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Agriculture in the Doha Round

image of Agriculture in the Doha Round

In 2003, the WTO Ministerial Meeting at Cancun failed to achieve any significant progress on the liberalisation of agricultural markets in developed or developing countries. If the present round of negotiations is to be successful, it must continue the momentum for reform achieved through the Uruguay Round. Agricultural liberalisation has the potential to deliver significantly improved welfare in both developed and developing countries. This report prepared for the Commonwealth Secretariat by the Australian Bureau of Agriculture and Resource Economics, looks at the benefits of liberalisation and examines the closely interrelated use of the three pillars of domestic support, export subsidies and restrictions on market access in distorting world agricultural trade. It outlines the negotiating positions of the key players, and suggests possible areas for compromise and concessions in an attempt to drive forward reform crucial to a successful outcome.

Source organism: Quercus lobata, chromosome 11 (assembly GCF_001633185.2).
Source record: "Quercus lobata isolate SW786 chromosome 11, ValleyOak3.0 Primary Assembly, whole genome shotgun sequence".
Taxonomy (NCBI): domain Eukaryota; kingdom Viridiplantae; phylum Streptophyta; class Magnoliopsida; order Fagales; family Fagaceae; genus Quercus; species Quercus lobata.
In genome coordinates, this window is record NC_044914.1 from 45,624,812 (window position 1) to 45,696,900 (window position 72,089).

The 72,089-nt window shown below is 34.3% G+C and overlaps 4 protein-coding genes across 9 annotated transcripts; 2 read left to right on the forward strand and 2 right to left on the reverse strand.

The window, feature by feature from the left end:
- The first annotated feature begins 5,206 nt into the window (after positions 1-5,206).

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Incidence and Benefits of Support

One rationale for providing assistance to agriculture is to support financially struggling farmers. However, such support promotes inefficient production practices and patterns (BAE, 1985; Johnson, 1991; Gardner, 1996) and a disproportionate amount of the support usually flows to farmers with higher incomes. Officials from both the European Union and the United States have indicated that providing assistance to lower income farmers is a high priority for their respective agricultural policies (Commission of the European Communities, 1991; Bureau of National Affairs, 2000).

English

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